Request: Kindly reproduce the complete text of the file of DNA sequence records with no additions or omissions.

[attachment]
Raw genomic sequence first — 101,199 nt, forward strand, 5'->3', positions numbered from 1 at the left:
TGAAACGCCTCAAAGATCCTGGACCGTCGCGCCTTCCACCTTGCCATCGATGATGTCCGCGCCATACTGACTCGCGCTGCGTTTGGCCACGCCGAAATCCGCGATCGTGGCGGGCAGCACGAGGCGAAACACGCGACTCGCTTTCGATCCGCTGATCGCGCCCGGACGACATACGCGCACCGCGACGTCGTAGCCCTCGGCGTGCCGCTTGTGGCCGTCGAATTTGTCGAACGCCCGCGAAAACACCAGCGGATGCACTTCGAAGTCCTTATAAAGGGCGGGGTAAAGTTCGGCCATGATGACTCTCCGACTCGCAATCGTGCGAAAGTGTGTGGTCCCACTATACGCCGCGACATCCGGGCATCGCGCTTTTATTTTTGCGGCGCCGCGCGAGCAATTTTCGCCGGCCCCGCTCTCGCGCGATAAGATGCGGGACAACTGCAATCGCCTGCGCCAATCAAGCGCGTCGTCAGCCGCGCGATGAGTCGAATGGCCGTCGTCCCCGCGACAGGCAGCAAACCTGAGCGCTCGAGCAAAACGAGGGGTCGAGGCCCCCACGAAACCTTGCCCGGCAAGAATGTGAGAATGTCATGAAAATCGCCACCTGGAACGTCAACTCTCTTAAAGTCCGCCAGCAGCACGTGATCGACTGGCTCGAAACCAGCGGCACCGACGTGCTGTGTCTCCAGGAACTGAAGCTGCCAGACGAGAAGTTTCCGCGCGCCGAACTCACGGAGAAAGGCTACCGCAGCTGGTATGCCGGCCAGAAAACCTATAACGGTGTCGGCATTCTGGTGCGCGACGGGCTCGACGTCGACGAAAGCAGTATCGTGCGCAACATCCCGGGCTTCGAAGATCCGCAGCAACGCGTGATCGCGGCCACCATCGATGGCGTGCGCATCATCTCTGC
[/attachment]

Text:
Raw genomic sequence first — 101,199 nt, forward strand, 5'->3', positions numbered from 1 at the left:
TGAAACGCCTCAAAGATCCTGGACCGTCGCGCCTTCCACCTTGCCATCGATGATGTCCGCGCCATACTGACTCGCGCTGCGTTTGGCCACGCCGAAATCCGCGATCGTGGCGGGCAGCACGAGGCGAAACACGCGACTCGCTTTCGATCCGCTGATCGCGCCCGGACGACATACGCGCACCGCGACGTCGTAGCCCTCGGCGTGCCGCTTGTGGCCGTCGAATTTGTCGAACGCCCGCGAAAACACCAGCGGATGCACTTCGAAGTCCTTATAAAGGGCGGGGTAAAGTTCGGCCATGATGACTCTCCGACTCGCAATCGTGCGAAAGTGTGTGGTCCCACTATACGCCGCGACATCCGGGCATCGCGCTTTTATTTTTGCGGCGCCGCGCGAGCAATTTTCGCCGGCCCCGCTCTCGCGCGATAAGATGCGGGACAACTGCAATCGCCTGCGCCAATCAAGCGCGTCGTCAGCCGCGCGATGAGTCGAATGGCCGTCGTCCCCGCGACAGGCAGCAAACCTGAGCGCTCGAGCAAAACGAGGGGTCGAGGCCCCCACGAAACCTTGCCCGGCAAGAATGTGAGAATGTCATGAAAATCGCCACCTGGAACGTCAACTCTCTTAAAGTCCGCCAGCAGCACGTGATCGACTGGCTCGAAACCAGCGGCACCGACGTGCTGTGTCTCCAGGAACTGAAGCTGCCAGACGAGAAGTTTCCGCGCGCCGAACTCACGGAGAAAGGCTACCGCAGCTGGTATGCCGGCCAGAAAACCTATAACGGTGTCGGCATTCTGGTGCGCGACGGGCTCGACGTCGACGAAAGCAGTATCGTGCGCAACATCCCGGGCTTCGAAGATCCGCAGCAACGCGTGATCGCGGCCACCATCGATGGCGTGCGCATCATCTCTGC